Charity begins at home office

At the end of this month the community fund, which hands out
lottery money to good causes, will announce whether it is to
withdraw its grant to a project supporting asylum seekers’ appeals.
It will be a crucial decision, given that the review of the grant
was triggered by a complaint about the organisation from home
secretary David Blunkett.

For some, the controversy highlights suspicion that the government
is seeking to tighten its control over lottery spending or, at the
very least, discourage the fund from supporting charities that
campaign against government policy.

Others, however, believe Blunkett’s public intervention was simply
a knee-jerk response to stories in the Daily Mail and
Sunday Times criticising the activities of the National
Coalition of Anti-Deportation Campaigns (NCADC).

Whatever the cause of the home secretary’s intervention, it has
raised serious questions about the independence of the community
fund, which is supposed to operate at arm’s length from ministers
when making grants.

“The issue is whether or not the community fund is an independent
organisation making its own decisions,” says Simon Hebditch, policy
director at the Charities Aid Foundation.

The issue also highlights the grey area of how “political”
charities should be allowed to be – an issue that the government’s
performance and innovation unit review of charities, which is
expected shortly, may address.

Although the Department for Culture, Media and Sport regulates the
community fund and appoints its board members, the process of
making grants and vetting applicants is entirely in the hands of
fund officials. But a joint statement from Blunkett and Tessa
Jowell, secretary of state of the culture department, said they
were concerned the NCADC may not have operated within the law and
questioned whether its activities were overtly political.

Although it was a joint statement, lottery officials say they have
a generally good relationship with Jowell and they believe the main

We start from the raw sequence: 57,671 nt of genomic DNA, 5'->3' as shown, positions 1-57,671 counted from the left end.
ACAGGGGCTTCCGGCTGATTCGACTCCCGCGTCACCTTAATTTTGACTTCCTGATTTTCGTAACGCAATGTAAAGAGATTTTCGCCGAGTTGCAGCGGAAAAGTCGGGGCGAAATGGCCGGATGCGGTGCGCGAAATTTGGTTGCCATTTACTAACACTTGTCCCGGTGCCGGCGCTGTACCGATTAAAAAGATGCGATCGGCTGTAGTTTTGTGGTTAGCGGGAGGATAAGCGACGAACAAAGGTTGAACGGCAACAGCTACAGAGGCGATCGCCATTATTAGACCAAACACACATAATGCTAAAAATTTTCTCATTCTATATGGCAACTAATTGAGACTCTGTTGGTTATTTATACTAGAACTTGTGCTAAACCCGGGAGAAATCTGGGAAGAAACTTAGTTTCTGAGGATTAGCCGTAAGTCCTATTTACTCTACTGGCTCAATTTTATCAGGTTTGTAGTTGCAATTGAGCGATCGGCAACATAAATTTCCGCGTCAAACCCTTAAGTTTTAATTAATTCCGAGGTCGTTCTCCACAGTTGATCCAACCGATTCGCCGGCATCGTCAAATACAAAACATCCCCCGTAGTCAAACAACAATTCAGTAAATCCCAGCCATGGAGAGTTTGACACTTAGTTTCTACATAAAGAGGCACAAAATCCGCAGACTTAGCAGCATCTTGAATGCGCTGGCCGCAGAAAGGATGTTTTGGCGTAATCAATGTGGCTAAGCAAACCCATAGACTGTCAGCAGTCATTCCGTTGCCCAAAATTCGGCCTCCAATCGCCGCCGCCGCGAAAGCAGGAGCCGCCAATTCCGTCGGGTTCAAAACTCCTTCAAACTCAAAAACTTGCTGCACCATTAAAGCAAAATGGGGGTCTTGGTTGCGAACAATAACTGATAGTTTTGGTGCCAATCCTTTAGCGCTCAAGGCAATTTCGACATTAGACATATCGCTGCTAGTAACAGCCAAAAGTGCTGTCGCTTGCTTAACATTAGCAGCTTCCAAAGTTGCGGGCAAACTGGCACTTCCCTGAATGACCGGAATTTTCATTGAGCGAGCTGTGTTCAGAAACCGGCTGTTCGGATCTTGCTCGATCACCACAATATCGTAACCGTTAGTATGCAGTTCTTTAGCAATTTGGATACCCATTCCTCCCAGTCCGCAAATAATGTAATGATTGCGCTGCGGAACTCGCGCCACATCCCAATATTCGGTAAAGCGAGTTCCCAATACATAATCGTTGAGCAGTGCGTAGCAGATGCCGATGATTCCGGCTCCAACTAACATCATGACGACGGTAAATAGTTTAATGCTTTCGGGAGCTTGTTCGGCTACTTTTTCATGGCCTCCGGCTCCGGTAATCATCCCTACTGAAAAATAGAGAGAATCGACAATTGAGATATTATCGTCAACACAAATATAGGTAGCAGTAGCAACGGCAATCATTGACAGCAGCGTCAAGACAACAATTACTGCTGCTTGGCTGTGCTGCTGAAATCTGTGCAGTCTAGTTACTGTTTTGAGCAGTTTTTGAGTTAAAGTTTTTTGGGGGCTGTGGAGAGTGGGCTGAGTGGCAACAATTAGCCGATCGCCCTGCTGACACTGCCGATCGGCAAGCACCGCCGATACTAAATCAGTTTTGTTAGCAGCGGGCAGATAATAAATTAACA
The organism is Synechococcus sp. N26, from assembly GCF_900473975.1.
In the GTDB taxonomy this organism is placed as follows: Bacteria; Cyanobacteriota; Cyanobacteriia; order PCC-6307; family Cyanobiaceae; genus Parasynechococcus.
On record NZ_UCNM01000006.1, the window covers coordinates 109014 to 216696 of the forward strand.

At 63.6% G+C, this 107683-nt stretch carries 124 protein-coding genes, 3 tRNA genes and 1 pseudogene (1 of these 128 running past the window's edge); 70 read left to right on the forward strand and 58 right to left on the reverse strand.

instigator of the complaint is the Home Office.

The claims are linked to statements made by NCADC newsletters and
on its website, calling on people to fight deportation and accusing
ministers of “hounding” asylum seekers.

The community fund is now looking at whether these claims justify
withdrawing the £340,000 grant, although fund officials are
thought to be doubtful about whether the government’s “dossier” of
evidence actually amounts to very much.

For the fund it’s an extremely delicate affair because if it
withdraws its funding without a cast-iron case it could find itself
facing legal action from the NCADC.

“We’re looking for some external involvement in the investigation,
so that it is seen as fair and above board by both sides,” says
fund head of public affairs Boni Sones.

But fund officials and voluntary sector leaders are seething, not
only at Blunkett’s intervention but the manner of it.

They feel that for the home secretary to intervene in the affairs
of the Department for Culture, Media and Sport is bad enough, but
to do so publicly has created an unfortunate precedent. They are
worried that from now on any minister who doesn’t like a particular
group receiving lottery funding will feel free to publicly
criticise the decision. “Blunkett’s action means it’s now open
season on the community fund,” says Sones.

Another grant applicant that has come under the media spotlight is
drugs charity Lifeline, accused the press of planning to break the
law by handing out drug-taking “kits” to homeless addicts. While
Blunkett is not thought to have called for a review of Lifeline’s
funding, the community fund has been in touch to discuss the
allegations, says Mike Linnell, the charity’s communications

“We told them we’ve done nothing wrong,” said Linnell, adding that
media allegations had distorted the charity’s work and that the
legislation governing provision of drugs paraphernalia was in any
case due to be amended by the government. Linnell says: “The whole
point of lottery grants is to support work that is not being done
by the state, or is difficult to fund from other sources. These